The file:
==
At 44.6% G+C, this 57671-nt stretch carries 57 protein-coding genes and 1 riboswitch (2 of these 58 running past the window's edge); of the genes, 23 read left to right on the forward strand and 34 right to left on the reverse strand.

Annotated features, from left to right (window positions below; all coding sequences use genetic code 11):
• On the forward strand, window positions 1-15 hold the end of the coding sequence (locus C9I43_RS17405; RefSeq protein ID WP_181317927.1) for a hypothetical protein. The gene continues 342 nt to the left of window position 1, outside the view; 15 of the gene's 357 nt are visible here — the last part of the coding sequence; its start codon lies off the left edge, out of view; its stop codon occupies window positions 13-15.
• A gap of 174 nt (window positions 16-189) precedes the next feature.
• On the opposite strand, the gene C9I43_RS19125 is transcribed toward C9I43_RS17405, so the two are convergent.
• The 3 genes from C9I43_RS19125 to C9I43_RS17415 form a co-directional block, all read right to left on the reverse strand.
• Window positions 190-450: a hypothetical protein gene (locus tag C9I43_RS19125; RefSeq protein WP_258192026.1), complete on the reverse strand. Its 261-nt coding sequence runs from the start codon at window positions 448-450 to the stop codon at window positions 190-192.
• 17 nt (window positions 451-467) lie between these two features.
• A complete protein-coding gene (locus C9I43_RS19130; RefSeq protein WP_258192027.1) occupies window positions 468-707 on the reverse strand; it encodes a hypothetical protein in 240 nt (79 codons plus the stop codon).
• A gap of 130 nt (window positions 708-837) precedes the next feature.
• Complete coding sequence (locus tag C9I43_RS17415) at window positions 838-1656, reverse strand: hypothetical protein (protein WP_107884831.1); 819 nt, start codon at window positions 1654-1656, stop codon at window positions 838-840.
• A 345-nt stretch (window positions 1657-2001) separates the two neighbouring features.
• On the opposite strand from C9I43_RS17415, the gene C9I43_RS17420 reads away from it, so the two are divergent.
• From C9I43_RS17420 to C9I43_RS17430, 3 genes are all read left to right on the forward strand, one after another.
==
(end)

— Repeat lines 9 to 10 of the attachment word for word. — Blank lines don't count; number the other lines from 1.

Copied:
• A complete protein-coding gene (locus C9I43_RS19130; RefSeq protein WP_258192027.1) occupies window positions 468-707 on the reverse strand; it encodes a hypothetical protein in 240 nt (79 codons plus the stop codon).
• A gap of 130 nt (window positions 708-837) precedes the next feature.